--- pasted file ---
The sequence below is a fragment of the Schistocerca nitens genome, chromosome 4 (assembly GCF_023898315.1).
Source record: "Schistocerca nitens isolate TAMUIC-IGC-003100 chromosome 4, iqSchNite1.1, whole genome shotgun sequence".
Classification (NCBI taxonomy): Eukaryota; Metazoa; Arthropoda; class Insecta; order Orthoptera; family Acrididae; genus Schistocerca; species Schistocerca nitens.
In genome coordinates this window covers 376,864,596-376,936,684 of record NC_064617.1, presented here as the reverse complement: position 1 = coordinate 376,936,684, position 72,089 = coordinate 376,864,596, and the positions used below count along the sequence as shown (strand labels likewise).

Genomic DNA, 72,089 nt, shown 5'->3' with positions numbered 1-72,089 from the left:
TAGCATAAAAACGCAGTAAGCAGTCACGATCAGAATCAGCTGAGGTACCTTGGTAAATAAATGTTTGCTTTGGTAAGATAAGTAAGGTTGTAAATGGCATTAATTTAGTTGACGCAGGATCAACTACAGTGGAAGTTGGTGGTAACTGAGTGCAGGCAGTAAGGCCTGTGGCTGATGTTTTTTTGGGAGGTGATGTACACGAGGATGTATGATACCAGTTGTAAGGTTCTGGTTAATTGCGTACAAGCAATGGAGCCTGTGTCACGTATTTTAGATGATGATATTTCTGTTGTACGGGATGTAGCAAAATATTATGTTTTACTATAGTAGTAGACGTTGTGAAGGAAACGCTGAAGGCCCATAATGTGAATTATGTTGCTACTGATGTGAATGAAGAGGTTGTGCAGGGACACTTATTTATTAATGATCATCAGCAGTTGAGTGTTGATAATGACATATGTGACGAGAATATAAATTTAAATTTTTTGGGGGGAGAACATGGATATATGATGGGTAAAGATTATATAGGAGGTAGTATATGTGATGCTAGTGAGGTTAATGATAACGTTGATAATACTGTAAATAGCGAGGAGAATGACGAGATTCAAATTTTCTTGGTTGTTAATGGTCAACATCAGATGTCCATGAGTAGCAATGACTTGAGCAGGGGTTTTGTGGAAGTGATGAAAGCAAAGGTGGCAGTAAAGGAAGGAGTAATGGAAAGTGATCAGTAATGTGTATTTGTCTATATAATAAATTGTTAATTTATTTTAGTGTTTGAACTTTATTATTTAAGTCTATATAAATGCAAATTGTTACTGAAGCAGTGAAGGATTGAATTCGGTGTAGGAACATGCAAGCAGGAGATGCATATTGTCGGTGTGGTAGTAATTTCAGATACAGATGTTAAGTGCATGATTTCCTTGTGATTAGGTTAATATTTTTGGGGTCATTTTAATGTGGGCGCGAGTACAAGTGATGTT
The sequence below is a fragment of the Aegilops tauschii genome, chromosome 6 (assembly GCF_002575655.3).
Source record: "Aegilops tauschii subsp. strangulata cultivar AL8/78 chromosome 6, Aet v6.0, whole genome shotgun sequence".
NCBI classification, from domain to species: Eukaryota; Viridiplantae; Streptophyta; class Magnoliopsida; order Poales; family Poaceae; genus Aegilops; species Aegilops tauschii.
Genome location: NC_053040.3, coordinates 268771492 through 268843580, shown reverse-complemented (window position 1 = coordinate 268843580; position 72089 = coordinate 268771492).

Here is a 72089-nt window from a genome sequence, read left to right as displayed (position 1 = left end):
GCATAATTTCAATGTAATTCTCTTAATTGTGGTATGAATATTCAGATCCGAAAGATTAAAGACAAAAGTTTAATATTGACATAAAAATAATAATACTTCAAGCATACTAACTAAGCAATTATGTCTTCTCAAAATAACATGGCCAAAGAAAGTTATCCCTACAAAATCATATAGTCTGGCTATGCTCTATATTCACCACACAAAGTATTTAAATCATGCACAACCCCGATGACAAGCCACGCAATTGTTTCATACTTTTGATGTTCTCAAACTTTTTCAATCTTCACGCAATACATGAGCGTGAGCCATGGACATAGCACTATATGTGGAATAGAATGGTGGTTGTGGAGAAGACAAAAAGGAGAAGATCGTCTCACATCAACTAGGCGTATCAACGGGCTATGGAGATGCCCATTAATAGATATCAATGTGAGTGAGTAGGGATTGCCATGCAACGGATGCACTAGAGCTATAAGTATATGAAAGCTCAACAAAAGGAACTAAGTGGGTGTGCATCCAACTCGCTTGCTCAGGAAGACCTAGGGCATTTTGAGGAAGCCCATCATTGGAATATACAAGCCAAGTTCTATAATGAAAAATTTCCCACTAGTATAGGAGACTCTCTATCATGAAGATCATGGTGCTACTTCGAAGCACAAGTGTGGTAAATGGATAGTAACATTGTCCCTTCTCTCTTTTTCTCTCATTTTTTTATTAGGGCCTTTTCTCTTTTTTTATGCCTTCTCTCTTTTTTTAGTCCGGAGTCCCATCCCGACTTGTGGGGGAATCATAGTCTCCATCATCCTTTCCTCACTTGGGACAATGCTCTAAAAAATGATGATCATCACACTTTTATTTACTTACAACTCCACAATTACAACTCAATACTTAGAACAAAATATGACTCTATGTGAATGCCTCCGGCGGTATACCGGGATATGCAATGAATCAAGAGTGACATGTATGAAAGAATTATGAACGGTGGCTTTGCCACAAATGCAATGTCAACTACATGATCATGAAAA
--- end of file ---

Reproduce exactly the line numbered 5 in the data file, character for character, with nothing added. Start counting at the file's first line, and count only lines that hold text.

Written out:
Genomic DNA, 72,089 nt, shown 5'->3' with positions numbered 1-72,089 from the left: